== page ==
Second stimulus checks: Washington compromise seems elusive

Coronavirus Stimulus

FILE – In this April 23, 2020, file photo, President Donald Trump’s name is seen on a stimulus check issued by the IRS to help combat the adverse economic effects of the COVID-19 outbreak, in San Antonio. All that aid is now gone. Yet prospects for more federal stimulus this year appear all but dead, clouding the future for the unemployed, for small businesses and for the economy as a whole.(AP Photo/Eric Gay, File)

WASHINGTON (NewsNation Now) — Hopes are fading that Washington will be able to deliver more support for the economy as time is running out for anything to happen before Election Day on Nov. 3.

With just eight days until the general election, House Speaker Nancy Pelosi said she’s not giving up on passing another coronavirus relief economic package despite compromise in Washington seeming elusive.

It’s possible, if unlikely, that a small economic-relief package will be approved in a post-election “lame duck” session of Congress. More likely, a broader rescue measure could be enacted early next year.

At issue is a relief bill that would send another $1,200 direct payment to most Americans, restart bonus unemployment benefits, fund additional testing and vaccines, provide aid to schools and allocate money to state and local governments, a Democratic priority.

More aid to states and cities could forestall further layoffs. States, which are generally required to balance their budgets, must now do so with less revenue.

“She wants to bail out poorly run Democrat states — they’re poorly run both in terms of crime and in terms of economics. And we just don’t want that. We want COVID related,” President Donald Trump said in regards to more federal aid to states.

U.S. Treasury Secretary Steve Mnuchin said on Monday there were a number of areas in Pelosi’s COVID-19 relief plan that President Donald Trump cannot accept, that despite lots of progress, “significant differences remained.”

“If she wants to compromise, there will be a deal,” Mnuchin said.

Pelosi said on Sunday the Trump administration was reviewing the latest proposal for relief over the weekend and that she expected a response on Monday, but there is little evidence a deal is close.

Pelosi said the relief bill is predicated on steps that science dictates should be taken to deal with the coronavirus, and “if we don’t, we’re just giving money to the president to spend any way he wants and that has not been in furtherance of crushing the virus.”

White House Chief of Staff Mark Meadows said Sunday the administration has made many offers, but Pelosi “continues to move the goal posts.”

Meadows noted the relief bill being negotiated would cost about $1.9 trillion. Pelosi is hoping for a $2.2 trillion package. Meadows says he has a commitment from Senate Majority Leader Mitch McConnell to bring a bill to the floor if negotiations with Pelosi conclude successfully.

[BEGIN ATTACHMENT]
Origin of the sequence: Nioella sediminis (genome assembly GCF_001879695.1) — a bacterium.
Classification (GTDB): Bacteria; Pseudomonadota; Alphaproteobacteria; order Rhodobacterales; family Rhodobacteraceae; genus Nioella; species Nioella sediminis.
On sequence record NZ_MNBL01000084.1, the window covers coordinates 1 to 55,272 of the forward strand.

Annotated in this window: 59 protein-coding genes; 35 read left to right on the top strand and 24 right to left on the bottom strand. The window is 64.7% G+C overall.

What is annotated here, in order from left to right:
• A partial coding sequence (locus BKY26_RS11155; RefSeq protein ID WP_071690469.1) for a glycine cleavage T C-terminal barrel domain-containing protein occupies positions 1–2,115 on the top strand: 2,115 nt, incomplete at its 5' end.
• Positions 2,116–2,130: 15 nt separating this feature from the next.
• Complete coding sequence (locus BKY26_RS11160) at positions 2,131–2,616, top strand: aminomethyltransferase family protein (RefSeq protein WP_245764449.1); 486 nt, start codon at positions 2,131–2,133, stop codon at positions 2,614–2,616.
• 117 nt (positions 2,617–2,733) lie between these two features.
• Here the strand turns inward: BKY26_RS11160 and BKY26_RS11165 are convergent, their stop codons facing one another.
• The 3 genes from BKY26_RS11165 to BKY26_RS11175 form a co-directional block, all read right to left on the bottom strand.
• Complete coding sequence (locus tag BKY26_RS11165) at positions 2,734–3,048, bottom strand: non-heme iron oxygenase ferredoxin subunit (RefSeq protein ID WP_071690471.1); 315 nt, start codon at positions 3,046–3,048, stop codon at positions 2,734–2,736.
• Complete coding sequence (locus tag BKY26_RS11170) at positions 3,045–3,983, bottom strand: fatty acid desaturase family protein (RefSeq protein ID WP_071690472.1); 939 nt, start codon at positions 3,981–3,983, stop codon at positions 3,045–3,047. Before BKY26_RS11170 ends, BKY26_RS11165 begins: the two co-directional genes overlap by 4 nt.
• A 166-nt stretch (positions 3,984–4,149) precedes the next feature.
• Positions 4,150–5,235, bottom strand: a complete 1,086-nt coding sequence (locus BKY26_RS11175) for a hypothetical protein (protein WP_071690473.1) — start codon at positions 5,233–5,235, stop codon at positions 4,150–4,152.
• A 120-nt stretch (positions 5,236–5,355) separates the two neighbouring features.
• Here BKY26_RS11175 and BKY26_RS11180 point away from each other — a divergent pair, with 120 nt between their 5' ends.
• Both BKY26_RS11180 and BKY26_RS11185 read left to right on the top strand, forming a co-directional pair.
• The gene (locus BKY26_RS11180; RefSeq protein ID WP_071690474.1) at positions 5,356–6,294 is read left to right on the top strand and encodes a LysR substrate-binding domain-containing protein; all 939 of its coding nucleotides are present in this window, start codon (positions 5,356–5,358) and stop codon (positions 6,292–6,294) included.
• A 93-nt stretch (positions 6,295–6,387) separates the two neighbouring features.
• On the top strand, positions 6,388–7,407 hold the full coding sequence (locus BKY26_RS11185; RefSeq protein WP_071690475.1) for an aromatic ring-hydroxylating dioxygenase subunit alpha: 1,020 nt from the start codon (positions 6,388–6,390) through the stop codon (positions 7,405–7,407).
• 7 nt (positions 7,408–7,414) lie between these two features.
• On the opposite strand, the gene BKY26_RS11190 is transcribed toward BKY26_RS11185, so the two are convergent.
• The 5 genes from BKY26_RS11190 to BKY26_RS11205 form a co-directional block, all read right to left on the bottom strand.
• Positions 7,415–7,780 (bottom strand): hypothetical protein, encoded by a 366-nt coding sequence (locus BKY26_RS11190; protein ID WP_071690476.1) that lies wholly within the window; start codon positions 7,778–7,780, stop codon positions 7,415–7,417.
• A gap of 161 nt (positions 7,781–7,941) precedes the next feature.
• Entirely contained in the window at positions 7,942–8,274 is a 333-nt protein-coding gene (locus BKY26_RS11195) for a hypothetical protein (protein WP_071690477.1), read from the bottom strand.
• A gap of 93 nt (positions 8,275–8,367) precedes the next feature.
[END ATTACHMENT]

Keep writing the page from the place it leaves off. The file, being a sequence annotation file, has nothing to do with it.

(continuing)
During Thursday night’s presidential debate, Trump blamed Pelosi that no deal has been reached saying she doesn’t want to do anything that would help him. Democratic candidate Joe Biden countered that the Democratic-controlled House passed a relief bill months ago and asked Trump why he isn’t talking to his “Republican friends” about a deal.

The $2 trillion CARES Act that Congress enacted in March managed to ease the pain of the recession by boosting incomes and spending, and supporting small businesses. Fed Chair Jerome Powell said the stimulus prevented a recessionary “downward spiral,” in which unemployed Americans would slash spending, triggering further job cuts and spending reductions. Without additional aid, Powell warned, those dynamics could re-emerge.

Senate Democrats blocked a Senate GOP plan that McConnell brought to a vote Wednesday. The measure contained more than $100 billion for schools, a $300 per week supplemental unemployment insurance benefit, and more subsidies for businesses especially hard hit by pandemic-related downturns and closures. It did not include the $1,200 direct payments that Trump has wanted.

“I’m never very optimistic about the lame duck and I’ve never been surprised,” said Sen. Roy Blunt, R-Mo. “You don’t get near as much done as you think you’re going to get done.”

Republican Senator Richard Shelby, who chairs the Senate appropriations committee, remained skeptical that a deal could be reached before the Senate is expected to leave town next week to campaign.

“I think Democrats would want to wait until the new president is sworn in and do it then and I think Republicans probably would say … the economy’s taking care of it,” said Sen. Chuck Grassley, R-Iowa.

Nexstar Media Wire, The Associated Press and Reuters contributed to this report.

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